TechCrunch: U.S. government appeals the injunction against its TikTok ban. “The U.S. government is appealing the ruling that blocked the Trump administration’s TikTok ban, according to a new court filing. On December 7, 2020, U.S. District Court Judge Carl Nichols in Washington became the second U.S. judge to block the Commerce Department’s attempt to stop the TikTok app from being downloaded from U.S. app stores, citing threats to national security.”

Washington Post: The U.S. government spent billions on a system for detecting hacks. The Russians outsmarted it.. “When Russian hackers first slipped their digital Trojan horses into federal government computer systems, probably sometime in the spring, they sat dormant for days, doing nothing but hiding. Then the malicious code sprang into action and began communicating with the outside world…. Why then, when computer networks at the State Department and other federal agencies started signaling to Russian servers, did nobody in the U.S. government notice that something odd was afoot? The answer is part Russian skill, part federal government blind spot.”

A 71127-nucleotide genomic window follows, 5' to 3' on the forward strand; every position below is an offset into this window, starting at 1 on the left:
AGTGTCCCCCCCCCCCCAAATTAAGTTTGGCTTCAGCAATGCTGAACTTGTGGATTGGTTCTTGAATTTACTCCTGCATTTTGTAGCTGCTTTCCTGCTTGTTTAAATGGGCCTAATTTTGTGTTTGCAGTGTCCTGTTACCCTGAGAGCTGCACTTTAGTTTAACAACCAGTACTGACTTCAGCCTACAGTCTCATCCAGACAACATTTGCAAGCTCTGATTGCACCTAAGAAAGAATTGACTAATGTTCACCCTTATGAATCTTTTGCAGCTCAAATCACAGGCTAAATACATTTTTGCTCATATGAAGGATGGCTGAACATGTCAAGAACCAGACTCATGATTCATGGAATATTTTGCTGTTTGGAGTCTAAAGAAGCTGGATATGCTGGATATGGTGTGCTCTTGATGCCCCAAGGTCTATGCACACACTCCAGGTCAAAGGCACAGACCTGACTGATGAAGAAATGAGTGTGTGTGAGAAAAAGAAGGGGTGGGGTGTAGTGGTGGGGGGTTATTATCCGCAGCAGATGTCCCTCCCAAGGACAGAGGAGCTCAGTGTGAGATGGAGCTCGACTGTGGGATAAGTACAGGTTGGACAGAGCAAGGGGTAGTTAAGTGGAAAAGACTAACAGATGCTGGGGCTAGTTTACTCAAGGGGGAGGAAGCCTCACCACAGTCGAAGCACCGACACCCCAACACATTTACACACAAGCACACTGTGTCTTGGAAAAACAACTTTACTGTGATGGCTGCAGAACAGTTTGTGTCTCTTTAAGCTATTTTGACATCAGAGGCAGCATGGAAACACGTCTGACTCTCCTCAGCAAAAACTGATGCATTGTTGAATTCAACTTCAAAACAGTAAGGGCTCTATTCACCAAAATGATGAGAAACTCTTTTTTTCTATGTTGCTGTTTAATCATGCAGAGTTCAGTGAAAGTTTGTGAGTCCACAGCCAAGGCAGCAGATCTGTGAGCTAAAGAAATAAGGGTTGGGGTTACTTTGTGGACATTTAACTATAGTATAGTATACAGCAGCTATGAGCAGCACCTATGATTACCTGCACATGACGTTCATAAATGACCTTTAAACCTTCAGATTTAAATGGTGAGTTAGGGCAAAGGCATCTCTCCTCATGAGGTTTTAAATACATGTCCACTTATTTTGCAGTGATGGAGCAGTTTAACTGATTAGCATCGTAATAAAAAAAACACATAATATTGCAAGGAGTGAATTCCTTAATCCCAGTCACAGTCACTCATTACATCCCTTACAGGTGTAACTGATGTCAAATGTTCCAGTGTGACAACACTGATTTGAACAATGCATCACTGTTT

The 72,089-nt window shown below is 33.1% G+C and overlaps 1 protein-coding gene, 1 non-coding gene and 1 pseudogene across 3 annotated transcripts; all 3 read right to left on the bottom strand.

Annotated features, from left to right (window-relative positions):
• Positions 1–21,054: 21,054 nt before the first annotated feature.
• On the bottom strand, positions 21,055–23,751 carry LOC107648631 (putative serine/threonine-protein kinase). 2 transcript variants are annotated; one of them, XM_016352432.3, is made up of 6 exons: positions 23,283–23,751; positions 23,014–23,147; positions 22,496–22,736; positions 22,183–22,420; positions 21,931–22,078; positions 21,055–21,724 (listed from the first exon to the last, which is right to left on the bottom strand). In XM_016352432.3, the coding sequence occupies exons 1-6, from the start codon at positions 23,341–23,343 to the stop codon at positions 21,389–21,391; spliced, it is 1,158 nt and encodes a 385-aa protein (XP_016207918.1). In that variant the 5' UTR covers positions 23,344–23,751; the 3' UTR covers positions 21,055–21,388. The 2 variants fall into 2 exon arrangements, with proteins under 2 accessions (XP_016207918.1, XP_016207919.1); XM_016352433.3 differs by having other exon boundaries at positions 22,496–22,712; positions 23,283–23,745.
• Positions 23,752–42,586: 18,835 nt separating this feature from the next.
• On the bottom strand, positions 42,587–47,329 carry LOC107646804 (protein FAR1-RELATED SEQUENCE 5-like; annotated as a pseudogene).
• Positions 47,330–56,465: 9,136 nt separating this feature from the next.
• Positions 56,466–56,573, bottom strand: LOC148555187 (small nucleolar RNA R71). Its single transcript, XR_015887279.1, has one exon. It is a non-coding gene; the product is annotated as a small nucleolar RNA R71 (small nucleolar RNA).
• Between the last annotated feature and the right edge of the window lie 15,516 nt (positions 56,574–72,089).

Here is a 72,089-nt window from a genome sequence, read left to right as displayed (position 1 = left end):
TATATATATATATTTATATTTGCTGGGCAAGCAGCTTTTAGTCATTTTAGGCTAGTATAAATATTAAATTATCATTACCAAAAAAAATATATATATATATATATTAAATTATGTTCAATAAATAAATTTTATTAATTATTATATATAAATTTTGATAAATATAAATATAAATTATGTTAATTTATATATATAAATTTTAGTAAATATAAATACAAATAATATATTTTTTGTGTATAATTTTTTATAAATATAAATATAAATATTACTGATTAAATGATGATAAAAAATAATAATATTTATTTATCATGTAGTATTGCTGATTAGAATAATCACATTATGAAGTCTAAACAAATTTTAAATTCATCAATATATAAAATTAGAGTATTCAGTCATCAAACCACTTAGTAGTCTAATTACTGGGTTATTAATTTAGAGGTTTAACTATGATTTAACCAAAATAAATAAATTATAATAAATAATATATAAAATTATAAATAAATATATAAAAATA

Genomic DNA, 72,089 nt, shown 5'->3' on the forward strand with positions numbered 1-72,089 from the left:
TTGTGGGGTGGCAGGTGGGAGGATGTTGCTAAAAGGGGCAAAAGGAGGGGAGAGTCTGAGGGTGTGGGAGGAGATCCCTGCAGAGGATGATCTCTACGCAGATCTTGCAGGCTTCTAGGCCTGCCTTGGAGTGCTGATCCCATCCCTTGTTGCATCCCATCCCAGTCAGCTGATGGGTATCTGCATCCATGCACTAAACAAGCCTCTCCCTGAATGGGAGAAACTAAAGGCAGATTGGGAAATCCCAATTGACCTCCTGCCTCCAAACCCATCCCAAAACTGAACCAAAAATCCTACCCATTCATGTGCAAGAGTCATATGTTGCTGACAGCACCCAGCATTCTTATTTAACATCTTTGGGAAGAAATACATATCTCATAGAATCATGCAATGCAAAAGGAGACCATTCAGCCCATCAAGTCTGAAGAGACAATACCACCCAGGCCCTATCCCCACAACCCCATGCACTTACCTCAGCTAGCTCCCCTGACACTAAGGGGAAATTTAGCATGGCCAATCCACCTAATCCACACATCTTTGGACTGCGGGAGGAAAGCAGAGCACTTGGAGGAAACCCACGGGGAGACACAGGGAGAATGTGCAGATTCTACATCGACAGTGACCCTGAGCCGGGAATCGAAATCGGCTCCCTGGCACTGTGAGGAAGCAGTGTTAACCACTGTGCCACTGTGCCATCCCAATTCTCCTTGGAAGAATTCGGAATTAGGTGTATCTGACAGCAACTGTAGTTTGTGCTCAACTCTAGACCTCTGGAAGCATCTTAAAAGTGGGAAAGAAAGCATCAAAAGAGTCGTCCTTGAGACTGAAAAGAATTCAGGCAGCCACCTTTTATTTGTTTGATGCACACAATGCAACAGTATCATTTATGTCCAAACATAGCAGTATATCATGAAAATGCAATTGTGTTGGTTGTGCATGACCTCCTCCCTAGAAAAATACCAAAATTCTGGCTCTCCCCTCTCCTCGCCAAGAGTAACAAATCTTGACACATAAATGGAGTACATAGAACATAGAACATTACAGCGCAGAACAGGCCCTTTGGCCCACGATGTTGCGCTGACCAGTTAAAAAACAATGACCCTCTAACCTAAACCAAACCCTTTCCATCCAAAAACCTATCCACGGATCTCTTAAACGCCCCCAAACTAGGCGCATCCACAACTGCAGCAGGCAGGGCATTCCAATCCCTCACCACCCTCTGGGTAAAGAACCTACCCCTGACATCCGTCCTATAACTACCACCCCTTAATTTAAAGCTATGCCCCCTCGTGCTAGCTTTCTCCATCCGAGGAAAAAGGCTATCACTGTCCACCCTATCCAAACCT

MIT Technology Review: “I started crying”: Inside Timnit Gebru’s last days at Google—and what happens next. “On Monday, December 14, I caught up with Gebru via Zoom. She recounted what happened during her time at Google, reflected on what it meant for the field and AI ethics research, and gave parting words of advice to those who want to keep holding tech companies accountable. You can also listen to a special episode of our podcast, In Machines We Trust, for highlights from the interview. (Google declined a request for comment on the contents of this interview.)” Good morning, Internet…